Art House

In this world premiere from Rachael Coopes, Daniel Goldman's superb direction reveals a taut piece of drama that is utterly captivating to watch. With brilliantly detailed acting from the two actresses, there is nothing to criticize in this flawless production.The plot is both original and intriguing: brilliant painter Charlie fakes her death in order to secure fame and fortune and her younger sister Viva becomes her connection to the outside world. Whilst Charlie becomes increasingly imprisoned in her solitary room, Viva starts to realise her new-found power over her sibling and what follows is a struggle between freedom and control in a relationship that is both affectionate and stifling. Coopes has constructed a beautiful play, full of dramatic contours yet never selling out to the sensationalist. Her writing is hypnotic and poetic, yet also real and natural, and these factors remain in balance to each other for the entirety of the play. Goldman takes the script and infuses it with such vibrancy and colour it almost seems like one of Charlie's canvases springing to life. The use of space is excellent and conveys Charlie's sense of growing claustrophobia particularly well, whilst also giving plenty of room for the actresses to move around with ease. In between scenes, Charlie paints an imaginary picture on the fourth wall of the audience. In lesser hands this would be a time for the audience to shuffle about and break the mood; here, it is just as captivating as any of the scenes thanks to the rich characterisation and her expressive eyes. Goldman also employs several visual delights and the image of stars is one that will be ingrained on my mind for quite a while. Combined with a gorgeous soundtrack, it is a feast for all the senses.The shift in tone as the play progresses is particularly impressive and, as the silences increase, our interest peaks with the audience hanging on every utterance from the characters.This is a true masterclass in creating a superb Fringe production; and one that wouldn't look out of place in a London venue. Out of everything I have seen this year, it is the production that lingered with me the most, and everyone concerned deserves much recognition. Utterly superb.

Reviews by Damian Sandys

Since you’re here…

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You can donate to the charity of your choice, but if you're looking for inspiration, there are three charities we really like.

Mama Biashara
Kate Copstick’s charity, Mama Biashara, works with the poorest and most marginalised people in Kenya. They give grants to set up small, sustainable businesses that bring financial independence and security. That five quid you spend on a large glass of House White? They can save someone’s life with that. And the money for a pair of Air Jordans? Will take four women and their fifteen children away from a man who is raping them and into a new life with a moneymaking business for Mum and happiness for the kids.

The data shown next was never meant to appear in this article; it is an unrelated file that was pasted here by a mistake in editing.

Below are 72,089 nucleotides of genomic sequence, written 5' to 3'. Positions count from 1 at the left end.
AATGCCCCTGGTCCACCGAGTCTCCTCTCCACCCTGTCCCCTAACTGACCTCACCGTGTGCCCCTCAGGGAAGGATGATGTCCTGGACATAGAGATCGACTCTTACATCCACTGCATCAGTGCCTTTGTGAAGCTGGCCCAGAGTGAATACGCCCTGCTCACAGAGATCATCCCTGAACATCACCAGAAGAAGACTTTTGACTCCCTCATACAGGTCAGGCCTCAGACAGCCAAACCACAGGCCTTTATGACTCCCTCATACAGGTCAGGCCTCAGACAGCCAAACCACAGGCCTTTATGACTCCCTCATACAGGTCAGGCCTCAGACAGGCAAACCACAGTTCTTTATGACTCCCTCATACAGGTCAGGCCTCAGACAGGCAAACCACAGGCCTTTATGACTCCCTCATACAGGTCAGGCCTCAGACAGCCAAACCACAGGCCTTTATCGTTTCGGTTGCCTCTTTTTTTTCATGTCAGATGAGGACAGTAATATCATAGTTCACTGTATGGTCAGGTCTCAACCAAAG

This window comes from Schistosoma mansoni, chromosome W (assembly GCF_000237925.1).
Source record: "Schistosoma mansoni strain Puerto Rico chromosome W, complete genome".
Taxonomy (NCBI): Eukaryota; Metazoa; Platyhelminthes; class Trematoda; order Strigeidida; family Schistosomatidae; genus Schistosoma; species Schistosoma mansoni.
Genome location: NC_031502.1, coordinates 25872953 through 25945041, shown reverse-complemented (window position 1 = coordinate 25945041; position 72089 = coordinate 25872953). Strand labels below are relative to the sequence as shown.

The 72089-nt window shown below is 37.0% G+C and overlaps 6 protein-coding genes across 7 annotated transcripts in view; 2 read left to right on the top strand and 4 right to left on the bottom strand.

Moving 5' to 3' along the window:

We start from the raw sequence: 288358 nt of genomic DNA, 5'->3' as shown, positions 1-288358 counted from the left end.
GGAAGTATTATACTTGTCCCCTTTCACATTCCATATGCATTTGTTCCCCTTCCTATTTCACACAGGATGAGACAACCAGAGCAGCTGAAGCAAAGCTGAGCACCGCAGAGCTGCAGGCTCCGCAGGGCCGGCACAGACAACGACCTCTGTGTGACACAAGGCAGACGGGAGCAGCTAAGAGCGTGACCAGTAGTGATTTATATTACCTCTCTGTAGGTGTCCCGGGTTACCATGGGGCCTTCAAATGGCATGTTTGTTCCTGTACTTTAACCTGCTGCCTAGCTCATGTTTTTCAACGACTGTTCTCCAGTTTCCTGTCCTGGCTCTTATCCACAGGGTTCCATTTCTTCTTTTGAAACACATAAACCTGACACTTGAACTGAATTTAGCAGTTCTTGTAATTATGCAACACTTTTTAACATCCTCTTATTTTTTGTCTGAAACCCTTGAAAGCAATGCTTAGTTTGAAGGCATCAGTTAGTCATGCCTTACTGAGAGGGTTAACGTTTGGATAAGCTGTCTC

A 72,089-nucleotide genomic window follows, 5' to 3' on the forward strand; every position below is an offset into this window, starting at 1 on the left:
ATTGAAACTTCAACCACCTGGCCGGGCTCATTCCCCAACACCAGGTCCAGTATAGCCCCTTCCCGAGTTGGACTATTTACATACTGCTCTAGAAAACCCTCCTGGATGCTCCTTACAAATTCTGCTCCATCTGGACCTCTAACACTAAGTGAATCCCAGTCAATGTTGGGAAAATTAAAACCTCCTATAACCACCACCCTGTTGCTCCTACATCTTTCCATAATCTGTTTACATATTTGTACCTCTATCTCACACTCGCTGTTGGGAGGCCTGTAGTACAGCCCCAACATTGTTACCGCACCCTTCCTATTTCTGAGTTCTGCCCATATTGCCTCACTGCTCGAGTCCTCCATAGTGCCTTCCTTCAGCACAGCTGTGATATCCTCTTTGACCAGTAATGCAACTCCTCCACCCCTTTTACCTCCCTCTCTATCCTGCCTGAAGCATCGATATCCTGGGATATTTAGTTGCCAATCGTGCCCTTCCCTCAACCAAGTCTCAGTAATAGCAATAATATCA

Donate to Mama Biashara now

Theatre MAD
The Make A Difference Trust fights HIV & AIDS one stage at a time. Their UK and International grant-making strategy is based on five criteria that raise awareness, educate, and provide care and support for the most vulnerable in society. A host of fundraising events, including Bucket Collections, Late Night Cabarets, West End Eurovision, West End Bares and A West End Christmas continue to raise funds for projects both in the UK and Sub-Saharan Africa.
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Acting For Others
Acting for Others provides financial and emotional support to all theatre workers in times of need through the 14 member charities. During the COVID-19 crisis Acting for Others have raised over £1.7m to support theatre workers affected by the pandemic.
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The Blurb

“I gave you the world. You wanted to leave it. It was your wish.” When brilliant painter Charlie fakes her death for fame and fortune, younger sibling Viva becomes her only lifeline to the world outside... with terrifying consequences. Award-winning Tangram presents a revenge thriller from Australia’s brightest new playwright. www.tangramtheatre.co.uk.

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